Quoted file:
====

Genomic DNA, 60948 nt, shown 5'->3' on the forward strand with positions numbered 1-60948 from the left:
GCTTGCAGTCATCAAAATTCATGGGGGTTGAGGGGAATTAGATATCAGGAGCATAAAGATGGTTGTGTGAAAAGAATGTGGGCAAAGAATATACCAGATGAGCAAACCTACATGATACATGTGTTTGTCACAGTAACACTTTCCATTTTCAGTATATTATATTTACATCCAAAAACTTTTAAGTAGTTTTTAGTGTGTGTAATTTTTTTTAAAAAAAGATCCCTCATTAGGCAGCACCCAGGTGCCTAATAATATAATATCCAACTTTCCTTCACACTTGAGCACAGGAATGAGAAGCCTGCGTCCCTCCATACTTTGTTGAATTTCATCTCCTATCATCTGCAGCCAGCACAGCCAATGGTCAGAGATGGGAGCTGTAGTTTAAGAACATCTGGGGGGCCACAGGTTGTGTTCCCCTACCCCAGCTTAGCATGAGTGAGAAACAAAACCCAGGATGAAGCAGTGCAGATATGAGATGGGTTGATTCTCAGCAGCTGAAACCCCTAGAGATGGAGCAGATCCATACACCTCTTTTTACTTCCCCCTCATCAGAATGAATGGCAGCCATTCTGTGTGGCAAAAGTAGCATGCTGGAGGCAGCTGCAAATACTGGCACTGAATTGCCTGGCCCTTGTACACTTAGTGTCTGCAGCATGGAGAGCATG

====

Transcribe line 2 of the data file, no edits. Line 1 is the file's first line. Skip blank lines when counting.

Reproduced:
GCTTGCAGTCATCAAAATTCATGGGGGTTGAGGGGAATTAGATATCAGGAGCATAAAGATGGTTGTGTGAAAAGAATGTGGGCAAAGAATATACCAGATGAGCAAACCTACATGATACATGTGTTTGTCACAGTAACACTTTCCATTTTCAGTATATTATATTTACATCCAAAAACTTTTAAGTAGTTTTTAGTGTGTGTAATTTTTTTTAAAAAAAGATCCCTCATTAGGCAGCACCCAGGTGCCTAATAATATAATATCCAACTTTCCTTCACACTTGAGCACAGGAATGAGAAGCCTGCGTCCCTCCATACTTTGTTGAATTTCATCTCCTATCATCTGCAGCCAGCACAGCCAATGGTCAGAGATGGGAGCTGTAGTTTAAGAACATCTGGGGGGCCACAGGTTGTGTTCCCCTACCCCAGCTTAGCATGAGTGAGAAACAAAACCCAGGATGAAGCAGTGCAGATATGAGATGGGTTGATTCTCAGCAGCTGAAACCCCTAGAGATGGAGCAGATCCATACACCTCTTTTTACTTCCCCCTCATCAGAATGAATGGCAGCCATTCTGTGTGGCAAAAGTAGCATGCTGGAGGCAGCTGCAAATACTGGCACTGAATTGCCTGGCCCTTGTACACTTAGTGTCTGCAGCATGGAGAGCATG